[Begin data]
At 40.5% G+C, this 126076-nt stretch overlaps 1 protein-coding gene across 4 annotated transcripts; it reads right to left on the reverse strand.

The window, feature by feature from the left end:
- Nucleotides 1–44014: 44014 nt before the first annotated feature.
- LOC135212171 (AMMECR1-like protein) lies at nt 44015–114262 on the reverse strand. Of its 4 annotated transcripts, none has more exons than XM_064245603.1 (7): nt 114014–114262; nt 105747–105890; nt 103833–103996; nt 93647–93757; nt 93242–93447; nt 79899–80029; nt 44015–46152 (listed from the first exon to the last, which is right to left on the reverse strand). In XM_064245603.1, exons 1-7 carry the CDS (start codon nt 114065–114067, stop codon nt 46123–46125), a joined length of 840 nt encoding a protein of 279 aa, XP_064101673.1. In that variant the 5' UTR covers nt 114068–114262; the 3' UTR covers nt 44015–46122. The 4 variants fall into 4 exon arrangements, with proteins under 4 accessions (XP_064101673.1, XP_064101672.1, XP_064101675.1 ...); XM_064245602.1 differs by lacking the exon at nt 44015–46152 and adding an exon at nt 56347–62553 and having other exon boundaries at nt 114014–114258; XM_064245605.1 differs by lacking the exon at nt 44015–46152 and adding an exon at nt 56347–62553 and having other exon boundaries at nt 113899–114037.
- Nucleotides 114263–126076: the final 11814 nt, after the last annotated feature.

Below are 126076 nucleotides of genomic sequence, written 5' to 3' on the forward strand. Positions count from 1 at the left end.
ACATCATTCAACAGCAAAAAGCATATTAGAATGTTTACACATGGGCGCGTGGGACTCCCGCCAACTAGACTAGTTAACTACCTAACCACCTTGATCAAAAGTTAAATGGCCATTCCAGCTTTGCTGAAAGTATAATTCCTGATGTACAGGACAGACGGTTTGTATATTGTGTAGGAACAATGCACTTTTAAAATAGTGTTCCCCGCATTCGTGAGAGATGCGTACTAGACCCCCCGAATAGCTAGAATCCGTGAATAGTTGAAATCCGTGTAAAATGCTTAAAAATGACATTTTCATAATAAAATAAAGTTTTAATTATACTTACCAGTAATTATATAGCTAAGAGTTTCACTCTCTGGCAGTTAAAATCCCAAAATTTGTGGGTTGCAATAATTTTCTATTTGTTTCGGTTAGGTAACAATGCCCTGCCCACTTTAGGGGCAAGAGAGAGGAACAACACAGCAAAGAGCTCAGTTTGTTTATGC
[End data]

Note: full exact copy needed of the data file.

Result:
At 40.5% G+C, this 126076-nt stretch overlaps 1 protein-coding gene across 4 annotated transcripts; it reads right to left on the reverse strand.

The window, feature by feature from the left end:
- Nucleotides 1–44014: 44014 nt before the first annotated feature.
- LOC135212171 (AMMECR1-like protein) lies at nt 44015–114262 on the reverse strand. Of its 4 annotated transcripts, none has more exons than XM_064245603.1 (7): nt 114014–114262; nt 105747–105890; nt 103833–103996; nt 93647–93757; nt 93242–93447; nt 79899–80029; nt 44015–46152 (listed from the first exon to the last, which is right to left on the reverse strand). In XM_064245603.1, exons 1-7 carry the CDS (start codon nt 114065–114067, stop codon nt 46123–46125), a joined length of 840 nt encoding a protein of 279 aa, XP_064101673.1. In that variant the 5' UTR covers nt 114068–114262; the 3' UTR covers nt 44015–46122. The 4 variants fall into 4 exon arrangements, with proteins under 4 accessions (XP_064101673.1, XP_064101672.1, XP_064101675.1 ...); XM_064245602.1 differs by lacking the exon at nt 44015–46152 and adding an exon at nt 56347–62553 and having other exon boundaries at nt 114014–114258; XM_064245605.1 differs by lacking the exon at nt 44015–46152 and adding an exon at nt 56347–62553 and having other exon boundaries at nt 113899–114037.
- Nucleotides 114263–126076: the final 11814 nt, after the last annotated feature.

Below are 126076 nucleotides of genomic sequence, written 5' to 3' on the forward strand. Positions count from 1 at the left end.
ACATCATTCAACAGCAAAAAGCATATTAGAATGTTTACACATGGGCGCGTGGGACTCCCGCCAACTAGACTAGTTAACTACCTAACCACCTTGATCAAAAGTTAAATGGCCATTCCAGCTTTGCTGAAAGTATAATTCCTGATGTACAGGACAGACGGTTTGTATATTGTGTAGGAACAATGCACTTTTAAAATAGTGTTCCCCGCATTCGTGAGAGATGCGTACTAGACCCCCCGAATAGCTAGAATCCGTGAATAGTTGAAATCCGTGTAAAATGCTTAAAAATGACATTTTCATAATAAAATAAAGTTTTAATTATACTTACCAGTAATTATATAGCTAAGAGTTTCACTCTCTGGCAGTTAAAATCCCAAAATTTGTGGGTTGCAATAATTTTCTATTTGTTTCGGTTAGGTAACAATGCCCTGCCCACTTTAGGGGCAAGAGAGAGGAACAACACAGCAAAGAGCTCAGTTTGTTTATGC